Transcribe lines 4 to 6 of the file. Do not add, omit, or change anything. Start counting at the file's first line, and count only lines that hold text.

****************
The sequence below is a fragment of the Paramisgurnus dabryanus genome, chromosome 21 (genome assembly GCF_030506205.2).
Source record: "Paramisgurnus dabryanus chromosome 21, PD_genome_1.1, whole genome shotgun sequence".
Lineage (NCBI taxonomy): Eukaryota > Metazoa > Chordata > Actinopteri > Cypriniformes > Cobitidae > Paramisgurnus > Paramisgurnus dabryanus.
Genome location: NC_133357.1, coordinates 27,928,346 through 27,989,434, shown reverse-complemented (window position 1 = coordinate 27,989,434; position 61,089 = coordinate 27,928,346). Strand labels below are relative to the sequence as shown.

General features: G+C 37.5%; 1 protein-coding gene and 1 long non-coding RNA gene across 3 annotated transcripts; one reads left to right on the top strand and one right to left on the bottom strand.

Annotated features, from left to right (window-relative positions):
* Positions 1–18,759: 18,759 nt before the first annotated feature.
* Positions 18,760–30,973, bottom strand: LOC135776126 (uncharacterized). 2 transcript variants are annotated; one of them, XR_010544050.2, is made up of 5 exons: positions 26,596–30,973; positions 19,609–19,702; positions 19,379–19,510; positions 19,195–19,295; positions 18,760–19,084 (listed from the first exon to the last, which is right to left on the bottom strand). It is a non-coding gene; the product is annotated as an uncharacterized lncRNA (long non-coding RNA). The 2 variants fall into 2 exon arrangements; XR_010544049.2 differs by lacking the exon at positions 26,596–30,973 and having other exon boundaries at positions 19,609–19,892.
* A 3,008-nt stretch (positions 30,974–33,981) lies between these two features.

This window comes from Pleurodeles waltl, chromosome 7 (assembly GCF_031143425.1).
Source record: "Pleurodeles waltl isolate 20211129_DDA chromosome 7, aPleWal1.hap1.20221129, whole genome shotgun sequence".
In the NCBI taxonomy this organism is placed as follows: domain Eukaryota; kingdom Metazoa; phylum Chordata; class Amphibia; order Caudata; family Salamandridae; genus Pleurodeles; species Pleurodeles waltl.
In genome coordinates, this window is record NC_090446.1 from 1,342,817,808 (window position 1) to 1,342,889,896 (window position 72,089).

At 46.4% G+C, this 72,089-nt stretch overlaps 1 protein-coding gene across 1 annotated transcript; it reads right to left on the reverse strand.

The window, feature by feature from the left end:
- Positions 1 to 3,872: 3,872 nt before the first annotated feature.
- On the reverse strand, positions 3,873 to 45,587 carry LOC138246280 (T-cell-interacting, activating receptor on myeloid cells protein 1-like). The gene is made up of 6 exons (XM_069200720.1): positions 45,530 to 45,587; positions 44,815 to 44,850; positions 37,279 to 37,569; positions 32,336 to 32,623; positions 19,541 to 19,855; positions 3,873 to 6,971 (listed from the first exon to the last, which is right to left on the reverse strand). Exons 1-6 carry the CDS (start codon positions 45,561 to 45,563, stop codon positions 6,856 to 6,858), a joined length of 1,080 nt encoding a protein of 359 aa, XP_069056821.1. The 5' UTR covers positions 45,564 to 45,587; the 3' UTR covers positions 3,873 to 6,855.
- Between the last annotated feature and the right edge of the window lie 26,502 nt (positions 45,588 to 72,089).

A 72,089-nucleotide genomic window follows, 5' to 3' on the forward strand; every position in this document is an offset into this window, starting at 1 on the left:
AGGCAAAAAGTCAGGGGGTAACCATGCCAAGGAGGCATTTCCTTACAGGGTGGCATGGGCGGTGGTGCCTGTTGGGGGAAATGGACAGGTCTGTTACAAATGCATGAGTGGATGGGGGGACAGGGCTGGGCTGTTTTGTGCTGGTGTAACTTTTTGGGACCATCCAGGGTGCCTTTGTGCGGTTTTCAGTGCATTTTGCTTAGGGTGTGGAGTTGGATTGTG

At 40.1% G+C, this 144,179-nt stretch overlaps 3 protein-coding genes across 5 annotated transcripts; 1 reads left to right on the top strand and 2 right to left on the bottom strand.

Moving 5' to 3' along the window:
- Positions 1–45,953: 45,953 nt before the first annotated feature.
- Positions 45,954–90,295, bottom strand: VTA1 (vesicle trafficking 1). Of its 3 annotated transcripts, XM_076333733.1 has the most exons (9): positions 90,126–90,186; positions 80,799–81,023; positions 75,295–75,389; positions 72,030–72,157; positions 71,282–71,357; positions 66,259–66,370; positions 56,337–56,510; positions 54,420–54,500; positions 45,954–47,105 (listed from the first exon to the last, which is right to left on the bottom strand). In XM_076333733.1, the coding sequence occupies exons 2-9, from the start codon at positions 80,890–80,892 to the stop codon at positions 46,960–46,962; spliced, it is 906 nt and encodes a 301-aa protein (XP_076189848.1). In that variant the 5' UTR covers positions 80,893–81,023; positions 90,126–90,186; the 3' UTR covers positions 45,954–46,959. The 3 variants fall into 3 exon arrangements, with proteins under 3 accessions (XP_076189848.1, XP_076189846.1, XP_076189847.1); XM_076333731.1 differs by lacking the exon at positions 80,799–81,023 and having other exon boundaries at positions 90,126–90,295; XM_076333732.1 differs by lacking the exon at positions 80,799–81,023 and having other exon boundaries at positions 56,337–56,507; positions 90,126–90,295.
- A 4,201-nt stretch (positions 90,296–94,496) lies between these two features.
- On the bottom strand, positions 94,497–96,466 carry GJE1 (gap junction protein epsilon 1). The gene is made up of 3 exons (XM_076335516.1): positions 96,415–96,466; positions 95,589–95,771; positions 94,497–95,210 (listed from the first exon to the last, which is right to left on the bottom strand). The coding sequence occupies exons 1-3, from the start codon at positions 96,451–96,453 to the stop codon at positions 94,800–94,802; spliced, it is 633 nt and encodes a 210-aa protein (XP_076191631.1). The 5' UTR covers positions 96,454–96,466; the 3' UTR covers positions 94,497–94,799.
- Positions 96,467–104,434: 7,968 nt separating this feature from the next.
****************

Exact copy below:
Genome location: NC_133357.1, coordinates 27,928,346 through 27,989,434, shown reverse-complemented (window position 1 = coordinate 27,989,434; position 61,089 = coordinate 27,928,346). Strand labels below are relative to the sequence as shown.

General features: G+C 37.5%; 1 protein-coding gene and 1 long non-coding RNA gene across 3 annotated transcripts; one reads left to right on the top strand and one right to left on the bottom strand.

Annotated features, from left to right (window-relative positions):